Wayne Haunting His Old Yacht? Perhaps, Pilgrim
There’s a place aboard the Wild Goose where, if you squint your eyes just right, you might feel that John Wayne is staring you down.
It’s at the top of a stairway connecting the wood-paneled dining room to the dark decks below. Tiptoeing down those stairs at night, you find yourself gazing directly into a dim portrait of the late actor and America icon -- a ghostly face that could give even the most stout-hearted visitor the shivers.
Wayne once owned this yacht. The star of such films as “She Wore a Yellow Ribbon,” “The Quiet Man,” “The Longest Day” and “True Grit” is said to have viewed it as a home away from home.
It is here that “the Duke” drank and partied his way to destinations including Alaska, Mexico and Avalon. Wayne’s on-board poker fests with buddies Bob Hope, Dean Martin, Sammy Davis Jr. and Jackie Gleason were legendary. And it is this ship’s decks that the Newport Beach resident -- whose name Orange County’s major airport bears -- is said to have paced late at night.
Some say they believe he still does.
“Some of our employees have heard their names being called,” said Josh Reeves, an event manager for Hornblower Cruises and Events, which operates the ship as a charter based in Newport Harbor. Aboard the ship alone in the wee hours, Reeves acknowledged, “I’ve never seen anything, but I’ve felt something.”
Commissioned in 1942 as U.S. Navy minesweeper YMS 328, the 136-foot wooden-hulled Wild Goose saw action during World War II. She was sold into civilian life 13 years later, eventually coming under the ownership of a Seattle lumber tycoon who came up with the name. Wayne paid $116,000 for the Goose in 1962. And from then until shortly before his death from cancer 17 years later, the actor used it as his getaway and playground for family and friends.
It was later that the ghost stories began.
They started with Lynn Hutchins, the Santa Monica attorney to whom Wayne sold the boat just weeks before his death. Within four months, Hutchins said, he began experiencing an “apparitional presence” he believed to be Wayne’s spirit. Among other things, the lawyer said, the Duke’s ghost was rattling beer glasses, blocking doorways, shuffling loudly across decks, and appearing in mirrors and portholes.
Patricia Hayes, an Atlanta-based psychic who organized a seance on the ship in 1983, told the author of “The Ghostly Register” that the actor’s ghost had indeed come aboard.
“What I found,” she said, “was that one of the reasons he was there on the boat was because ... it still is one of his favorite places to be. He knows he’s dead.... He just chooses to hang out there. In other words, that’s not the only thing he does; when he has some time available he goes to the boat.”
Sightings and paranormal occurrences continued to be reported after Hutchins sold the Wild Goose in 1991. Passengers -- mostly women -- said the doors on bathrooms were locked even though no one was around. One night a captain piloting another Hornblower craft reported seeing the lights blazing in the Goose’s stateroom, despite the ship’s being docked and empty. The next morning, maintenance crews arrived to find everything normal; the lights were off and the dock gates still locked.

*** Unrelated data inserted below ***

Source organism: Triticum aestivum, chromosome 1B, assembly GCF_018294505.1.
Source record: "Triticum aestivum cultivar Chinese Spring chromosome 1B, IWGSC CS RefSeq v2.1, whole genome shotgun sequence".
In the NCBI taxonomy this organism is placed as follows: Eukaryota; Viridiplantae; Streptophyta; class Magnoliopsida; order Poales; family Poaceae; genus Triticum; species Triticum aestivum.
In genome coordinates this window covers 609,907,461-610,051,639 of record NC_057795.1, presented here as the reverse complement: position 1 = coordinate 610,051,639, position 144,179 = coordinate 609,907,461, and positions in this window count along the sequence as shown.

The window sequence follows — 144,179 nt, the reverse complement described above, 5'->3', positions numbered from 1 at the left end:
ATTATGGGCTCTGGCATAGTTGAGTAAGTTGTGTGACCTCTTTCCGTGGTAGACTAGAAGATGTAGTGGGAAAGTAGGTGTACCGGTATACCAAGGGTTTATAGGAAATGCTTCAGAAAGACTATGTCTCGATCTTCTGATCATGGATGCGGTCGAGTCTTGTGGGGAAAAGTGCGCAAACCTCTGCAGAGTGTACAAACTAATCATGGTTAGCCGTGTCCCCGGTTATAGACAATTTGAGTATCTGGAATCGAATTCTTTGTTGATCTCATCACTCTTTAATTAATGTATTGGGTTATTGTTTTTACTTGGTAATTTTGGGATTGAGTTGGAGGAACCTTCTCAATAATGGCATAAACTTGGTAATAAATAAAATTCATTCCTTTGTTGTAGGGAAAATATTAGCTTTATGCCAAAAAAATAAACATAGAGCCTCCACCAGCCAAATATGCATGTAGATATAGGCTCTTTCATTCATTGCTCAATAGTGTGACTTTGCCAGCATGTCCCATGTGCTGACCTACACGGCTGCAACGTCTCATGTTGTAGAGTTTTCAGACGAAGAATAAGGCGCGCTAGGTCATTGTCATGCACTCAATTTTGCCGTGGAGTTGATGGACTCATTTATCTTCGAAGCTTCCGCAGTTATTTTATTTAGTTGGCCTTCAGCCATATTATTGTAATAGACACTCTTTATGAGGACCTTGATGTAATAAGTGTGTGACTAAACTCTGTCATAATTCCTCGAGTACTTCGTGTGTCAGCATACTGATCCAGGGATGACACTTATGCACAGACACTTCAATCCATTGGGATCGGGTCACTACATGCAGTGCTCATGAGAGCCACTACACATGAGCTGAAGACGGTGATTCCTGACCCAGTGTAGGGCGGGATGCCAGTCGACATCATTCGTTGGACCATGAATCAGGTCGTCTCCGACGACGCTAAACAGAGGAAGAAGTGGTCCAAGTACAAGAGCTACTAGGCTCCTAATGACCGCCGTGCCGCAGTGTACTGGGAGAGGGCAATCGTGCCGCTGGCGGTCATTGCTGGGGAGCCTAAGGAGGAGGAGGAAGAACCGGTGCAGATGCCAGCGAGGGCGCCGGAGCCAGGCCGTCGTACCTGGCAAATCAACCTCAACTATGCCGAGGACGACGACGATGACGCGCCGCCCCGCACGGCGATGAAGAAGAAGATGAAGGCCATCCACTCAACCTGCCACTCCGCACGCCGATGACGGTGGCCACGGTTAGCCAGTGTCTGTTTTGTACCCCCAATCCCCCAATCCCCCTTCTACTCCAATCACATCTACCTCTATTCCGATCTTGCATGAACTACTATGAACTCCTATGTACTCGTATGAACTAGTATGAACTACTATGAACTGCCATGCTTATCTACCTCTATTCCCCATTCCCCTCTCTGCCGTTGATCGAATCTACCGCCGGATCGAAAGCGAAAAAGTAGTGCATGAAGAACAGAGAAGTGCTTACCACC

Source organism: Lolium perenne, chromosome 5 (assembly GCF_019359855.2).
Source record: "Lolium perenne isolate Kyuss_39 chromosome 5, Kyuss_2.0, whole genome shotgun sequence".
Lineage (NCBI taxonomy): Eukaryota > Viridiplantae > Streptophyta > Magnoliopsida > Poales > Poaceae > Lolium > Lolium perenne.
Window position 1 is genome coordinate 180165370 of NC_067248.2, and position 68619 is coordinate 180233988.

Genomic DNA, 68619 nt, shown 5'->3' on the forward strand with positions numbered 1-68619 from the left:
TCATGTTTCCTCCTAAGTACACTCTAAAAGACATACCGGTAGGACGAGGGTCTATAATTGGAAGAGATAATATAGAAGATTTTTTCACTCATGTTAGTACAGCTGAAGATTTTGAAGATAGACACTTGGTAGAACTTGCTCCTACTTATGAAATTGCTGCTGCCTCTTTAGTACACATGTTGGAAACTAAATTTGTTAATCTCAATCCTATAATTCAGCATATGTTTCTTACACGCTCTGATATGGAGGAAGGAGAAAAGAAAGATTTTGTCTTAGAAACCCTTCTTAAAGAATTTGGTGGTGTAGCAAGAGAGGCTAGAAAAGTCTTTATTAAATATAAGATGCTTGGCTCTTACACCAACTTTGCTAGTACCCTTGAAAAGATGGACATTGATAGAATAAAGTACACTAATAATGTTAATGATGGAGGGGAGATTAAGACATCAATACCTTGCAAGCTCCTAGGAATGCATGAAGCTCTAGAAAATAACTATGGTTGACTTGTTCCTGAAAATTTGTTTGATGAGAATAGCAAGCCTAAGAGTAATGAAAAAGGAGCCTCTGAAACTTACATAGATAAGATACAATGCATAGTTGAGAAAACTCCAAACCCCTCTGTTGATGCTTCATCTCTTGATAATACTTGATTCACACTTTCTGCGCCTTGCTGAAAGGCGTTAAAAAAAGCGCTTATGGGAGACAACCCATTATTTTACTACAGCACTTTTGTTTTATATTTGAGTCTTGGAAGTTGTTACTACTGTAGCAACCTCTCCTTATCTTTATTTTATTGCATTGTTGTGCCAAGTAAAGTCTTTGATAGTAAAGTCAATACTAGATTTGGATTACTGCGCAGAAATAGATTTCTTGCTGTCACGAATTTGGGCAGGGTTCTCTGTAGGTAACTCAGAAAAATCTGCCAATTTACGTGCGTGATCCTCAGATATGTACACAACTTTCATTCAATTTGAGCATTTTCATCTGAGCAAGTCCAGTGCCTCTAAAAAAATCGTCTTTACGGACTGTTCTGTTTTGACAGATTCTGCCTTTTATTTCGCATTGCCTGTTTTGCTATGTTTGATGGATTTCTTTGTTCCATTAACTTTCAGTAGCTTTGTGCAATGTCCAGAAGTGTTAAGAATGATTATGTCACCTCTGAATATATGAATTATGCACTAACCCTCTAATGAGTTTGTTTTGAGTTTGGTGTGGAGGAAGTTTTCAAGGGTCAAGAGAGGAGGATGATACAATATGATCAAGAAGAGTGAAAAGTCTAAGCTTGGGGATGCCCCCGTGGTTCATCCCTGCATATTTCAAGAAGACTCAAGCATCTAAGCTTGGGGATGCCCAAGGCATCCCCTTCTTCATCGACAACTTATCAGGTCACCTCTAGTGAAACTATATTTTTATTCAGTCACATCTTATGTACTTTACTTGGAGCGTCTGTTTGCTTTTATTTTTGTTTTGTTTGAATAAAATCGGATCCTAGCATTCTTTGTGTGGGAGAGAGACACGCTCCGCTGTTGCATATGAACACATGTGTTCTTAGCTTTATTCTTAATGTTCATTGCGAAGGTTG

And, in one of the more bizarre stories, the ship is said to have once inexplicably slipped its lines in the middle of the night after a Newport Bay fundraiser and drifted across the water, landing at its old dock in front of Wayne’s former home. The next morning, the Goose was found still locked up: Apparently, neither the pilot house nor engine room had been entered, and the ropes tying it to the dock were not broken or cut.
Little of this seemed known -- or, for that matter, important -- to most passengers aboard the ship on a recent Friday night as she motored into the harbor for a chartered three-hour cruise. Guests of Kern Ridge Growers LLC -- a carrot-processing plant near Bakersfield -- they were mostly agriculturists taking a break from the annual Produce Marketing Assn.'s convention in Anaheim.
The ghost stories “don’t bother me a bit,” said Bob Giragosian, a Kern managing partner who had helped plan the cruise. “None of our guests have mentioned talking to any ghosts yet -- perhaps later in the evening.”
Steve and Peg Berlin said they hadn’t even heard of the Wild Goose before this night. “I heard that it was owned by John Wayne,” Peg Berlin said. “I love it -- that’s very intriguing.”
And what of the old actor’s supposed ghost?
“Actually, I’d love to see the manifestation of a ghost tonight -- but I’ve only had two glasses of wine,” said Steve Berlin, produce manager of a Minneapolis/St. Paul-based grocery-store chain.
Yet the strong presence of the Duke could be felt everywhere, from the dozens of mementos and portraits on the walls of the “fireplace room” where he once entertained, to the large wood-framed bed in the master stateroom where he slept.
As the nearly 100 carefree guests caroused unawares on the upper decks, stories from Hornblower and Wild Goose personnel were being exchanged in the galley two levels below.
“Sometimes we hear something down here that sounds like an ice machine,” said Reeves, the event’s manager and maitre d’. “Sometimes looking through a porthole,” he added, “you’d almost swear you see a face.”
The ship’s chef, Said Lassila, recalled seeing a light flashing one night -- “like a little candle” -- in the main salon.
“It scared me,” he said, so “I had to leave.”
And Elser Morales, Wild Goose’s engineer for 13 years, recalled the story a former captain often told of being rudely awakened once when he was “thrown out” of Wayne’s bed.
The strange part was that no one else was there, Morales said.
“The guy didn’t want to come back to the boat,” he recalled. Though the captain did eventually resume his duties, Morales said, he “never came back alone.”
Times correspondent Courtney Baird contributed to this report.